The other is that I am looking for my place here in Seattle. I am still a small town boy that moved to the big city. I am just trying to find my way with out losing what I is core to myself.
There were many Gender Queer folks at this event that really through me for a loop. When it really comes down to it I am a guy that likes being a guy and I like some of the gender lines but still value woman and others expression of gender. I still rely on connecting with people based on gender. I guess I really am quite conservative when it comes to alternative gender expression and sexuality. I am struggling with not knowing yet how i fit within the world. However i absolutely love Seattle and hope to live here for awhile.
Anyway those are my very rough thoughts. I am still trying to process my thoughts about the sex worker film event and my own place in the world.
Posted by Ryan Yanke at 8:17 AM
Thursday, February 18, 2010
Like the drift wood on this beach, I am finding land. When I left on this trip I felt like a kid home from college but still a kid. I was not child but definitely not ready to grow-up. I have spent the last week or so coming to terms with growing up. I MUST ACHIEVE ADULTHOOD!!! Only to realize that it is the way I conduct my business that makes me an adult. A friend of mine in Tucson, AZ mentioned this but I really didn’t understand it until now. I have been continually shooting myself in both feet to keep myself from being an adult. It doesn’t really matter why. I suppose we all have to leave the nest and find our own path. For years I have been cradled by the comfort of the sea, have often been smashed into the rocks and made my way aimlessly to many shores but have never really landed anywhere. My kaleidoscopic trip has provided the opportunity to take a deep look at myself and to start accepting the character that I have developed.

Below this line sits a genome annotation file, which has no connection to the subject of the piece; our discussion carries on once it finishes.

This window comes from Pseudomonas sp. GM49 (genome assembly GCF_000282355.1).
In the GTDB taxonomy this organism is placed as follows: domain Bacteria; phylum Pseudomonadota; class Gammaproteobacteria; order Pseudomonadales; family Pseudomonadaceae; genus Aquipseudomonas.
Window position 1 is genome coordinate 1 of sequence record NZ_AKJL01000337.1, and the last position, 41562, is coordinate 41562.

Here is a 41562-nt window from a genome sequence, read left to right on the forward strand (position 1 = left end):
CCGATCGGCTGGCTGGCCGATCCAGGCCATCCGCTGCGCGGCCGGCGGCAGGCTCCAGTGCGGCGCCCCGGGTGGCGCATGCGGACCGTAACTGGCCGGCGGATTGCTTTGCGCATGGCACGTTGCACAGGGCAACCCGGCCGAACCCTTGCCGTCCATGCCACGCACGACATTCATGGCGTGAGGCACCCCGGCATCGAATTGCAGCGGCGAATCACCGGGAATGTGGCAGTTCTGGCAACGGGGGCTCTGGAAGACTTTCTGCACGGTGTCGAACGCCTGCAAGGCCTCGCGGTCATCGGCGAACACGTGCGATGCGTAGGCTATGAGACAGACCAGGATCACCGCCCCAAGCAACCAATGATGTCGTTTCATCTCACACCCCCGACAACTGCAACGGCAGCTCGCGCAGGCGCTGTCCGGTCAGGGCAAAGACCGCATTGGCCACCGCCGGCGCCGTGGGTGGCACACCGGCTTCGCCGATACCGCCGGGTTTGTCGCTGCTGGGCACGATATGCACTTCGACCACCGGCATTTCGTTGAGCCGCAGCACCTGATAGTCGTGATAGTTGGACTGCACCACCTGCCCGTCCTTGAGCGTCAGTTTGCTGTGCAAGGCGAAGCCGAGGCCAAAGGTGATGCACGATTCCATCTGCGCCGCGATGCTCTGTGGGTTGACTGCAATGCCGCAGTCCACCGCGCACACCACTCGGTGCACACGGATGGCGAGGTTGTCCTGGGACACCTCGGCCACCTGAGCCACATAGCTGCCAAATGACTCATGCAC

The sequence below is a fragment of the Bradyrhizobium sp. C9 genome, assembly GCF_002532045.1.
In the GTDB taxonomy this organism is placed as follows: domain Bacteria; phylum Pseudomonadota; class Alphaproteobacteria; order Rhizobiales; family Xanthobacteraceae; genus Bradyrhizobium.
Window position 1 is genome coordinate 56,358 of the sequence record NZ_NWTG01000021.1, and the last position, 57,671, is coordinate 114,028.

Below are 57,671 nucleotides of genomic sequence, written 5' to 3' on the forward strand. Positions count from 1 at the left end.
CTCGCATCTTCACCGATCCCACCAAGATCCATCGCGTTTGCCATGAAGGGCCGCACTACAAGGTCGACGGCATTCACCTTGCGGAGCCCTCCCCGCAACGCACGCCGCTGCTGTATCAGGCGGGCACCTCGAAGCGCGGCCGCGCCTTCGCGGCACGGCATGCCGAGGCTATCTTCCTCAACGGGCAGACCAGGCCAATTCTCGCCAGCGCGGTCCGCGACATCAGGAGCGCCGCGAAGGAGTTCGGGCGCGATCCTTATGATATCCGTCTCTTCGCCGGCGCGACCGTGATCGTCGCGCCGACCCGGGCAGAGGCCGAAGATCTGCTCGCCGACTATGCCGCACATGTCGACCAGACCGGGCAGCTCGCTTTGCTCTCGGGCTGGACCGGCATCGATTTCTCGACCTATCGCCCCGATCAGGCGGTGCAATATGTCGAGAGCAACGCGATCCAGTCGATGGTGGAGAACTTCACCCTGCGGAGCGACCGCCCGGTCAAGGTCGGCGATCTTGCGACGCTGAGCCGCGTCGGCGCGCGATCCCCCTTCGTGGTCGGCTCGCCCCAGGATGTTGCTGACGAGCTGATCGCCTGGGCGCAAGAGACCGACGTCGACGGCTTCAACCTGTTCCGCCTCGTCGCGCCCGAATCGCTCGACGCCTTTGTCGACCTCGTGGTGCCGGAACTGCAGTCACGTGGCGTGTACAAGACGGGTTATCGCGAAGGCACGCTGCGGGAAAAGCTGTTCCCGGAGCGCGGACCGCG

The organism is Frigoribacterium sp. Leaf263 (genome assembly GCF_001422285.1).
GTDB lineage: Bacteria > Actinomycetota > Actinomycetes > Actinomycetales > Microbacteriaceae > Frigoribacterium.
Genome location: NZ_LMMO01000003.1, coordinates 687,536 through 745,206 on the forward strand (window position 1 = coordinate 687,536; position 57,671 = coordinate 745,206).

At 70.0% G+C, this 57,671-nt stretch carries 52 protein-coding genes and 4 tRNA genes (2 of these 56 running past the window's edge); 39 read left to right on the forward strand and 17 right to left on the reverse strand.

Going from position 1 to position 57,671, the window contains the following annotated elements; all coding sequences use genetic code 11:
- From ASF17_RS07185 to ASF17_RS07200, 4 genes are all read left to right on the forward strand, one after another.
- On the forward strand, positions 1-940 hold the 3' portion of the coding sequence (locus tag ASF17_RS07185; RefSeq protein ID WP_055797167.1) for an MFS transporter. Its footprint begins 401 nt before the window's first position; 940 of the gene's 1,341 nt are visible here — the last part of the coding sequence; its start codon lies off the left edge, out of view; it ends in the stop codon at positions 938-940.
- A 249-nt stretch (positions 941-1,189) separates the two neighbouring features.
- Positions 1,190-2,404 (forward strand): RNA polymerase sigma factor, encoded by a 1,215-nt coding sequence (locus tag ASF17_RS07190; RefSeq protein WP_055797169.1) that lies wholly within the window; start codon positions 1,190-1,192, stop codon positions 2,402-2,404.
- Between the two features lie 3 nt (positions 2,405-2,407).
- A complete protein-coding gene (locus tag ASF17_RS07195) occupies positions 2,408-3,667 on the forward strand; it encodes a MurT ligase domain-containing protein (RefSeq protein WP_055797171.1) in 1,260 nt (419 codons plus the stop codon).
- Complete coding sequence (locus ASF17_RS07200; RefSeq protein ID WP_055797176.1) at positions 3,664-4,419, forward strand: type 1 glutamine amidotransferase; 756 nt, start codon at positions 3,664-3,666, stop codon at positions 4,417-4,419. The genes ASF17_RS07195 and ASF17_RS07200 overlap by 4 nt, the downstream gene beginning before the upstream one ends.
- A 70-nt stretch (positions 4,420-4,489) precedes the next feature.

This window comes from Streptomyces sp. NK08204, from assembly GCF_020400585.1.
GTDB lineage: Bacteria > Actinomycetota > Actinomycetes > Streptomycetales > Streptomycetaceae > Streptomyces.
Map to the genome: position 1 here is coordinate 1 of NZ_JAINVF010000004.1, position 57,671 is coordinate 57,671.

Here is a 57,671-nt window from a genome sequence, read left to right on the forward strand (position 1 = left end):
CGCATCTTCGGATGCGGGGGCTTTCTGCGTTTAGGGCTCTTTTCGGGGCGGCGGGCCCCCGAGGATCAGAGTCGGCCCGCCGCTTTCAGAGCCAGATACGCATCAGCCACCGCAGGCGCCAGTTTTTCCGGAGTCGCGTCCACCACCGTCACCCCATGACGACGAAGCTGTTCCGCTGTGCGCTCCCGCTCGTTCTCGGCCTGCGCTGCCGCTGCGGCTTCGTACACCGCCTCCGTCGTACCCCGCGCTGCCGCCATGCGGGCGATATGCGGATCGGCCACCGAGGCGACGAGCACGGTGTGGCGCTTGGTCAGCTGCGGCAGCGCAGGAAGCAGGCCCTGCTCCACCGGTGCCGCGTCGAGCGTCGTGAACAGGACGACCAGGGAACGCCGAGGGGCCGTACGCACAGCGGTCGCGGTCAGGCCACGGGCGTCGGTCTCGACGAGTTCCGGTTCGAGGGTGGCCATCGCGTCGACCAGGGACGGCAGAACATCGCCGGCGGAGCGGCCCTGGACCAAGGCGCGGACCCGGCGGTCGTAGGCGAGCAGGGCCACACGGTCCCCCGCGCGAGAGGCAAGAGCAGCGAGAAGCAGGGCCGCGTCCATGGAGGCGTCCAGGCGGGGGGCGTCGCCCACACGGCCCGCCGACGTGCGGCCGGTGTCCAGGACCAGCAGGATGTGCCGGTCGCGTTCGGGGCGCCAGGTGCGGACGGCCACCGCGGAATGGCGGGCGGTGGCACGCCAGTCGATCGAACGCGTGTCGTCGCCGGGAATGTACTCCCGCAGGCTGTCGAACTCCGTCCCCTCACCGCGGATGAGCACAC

I have come to an interesting time (the 30’s). It is interesting to talk with those coming into their 20’s and recall the dumbass things that I have said or thought. I really had it all planned out then too. But now, I am looking to land not atop Mount Everest or as the next Sarah Palin smashing presidential candidate or what anyone else thought I should be (or should not). I have been looking for what I want. Well I still don’t know but like many times in my life I will land, adventure and grow. I don’t have any terrific full-proof plan to solve all the world’s problems in 80 days. The growth will hurt and I will again find myself here looking for employment, a place to heal, and another set of cliffs to smash into. The only thing I really know is that is likely to hurt. Hopefully I will be a little more forgiving of my own struggles in the future.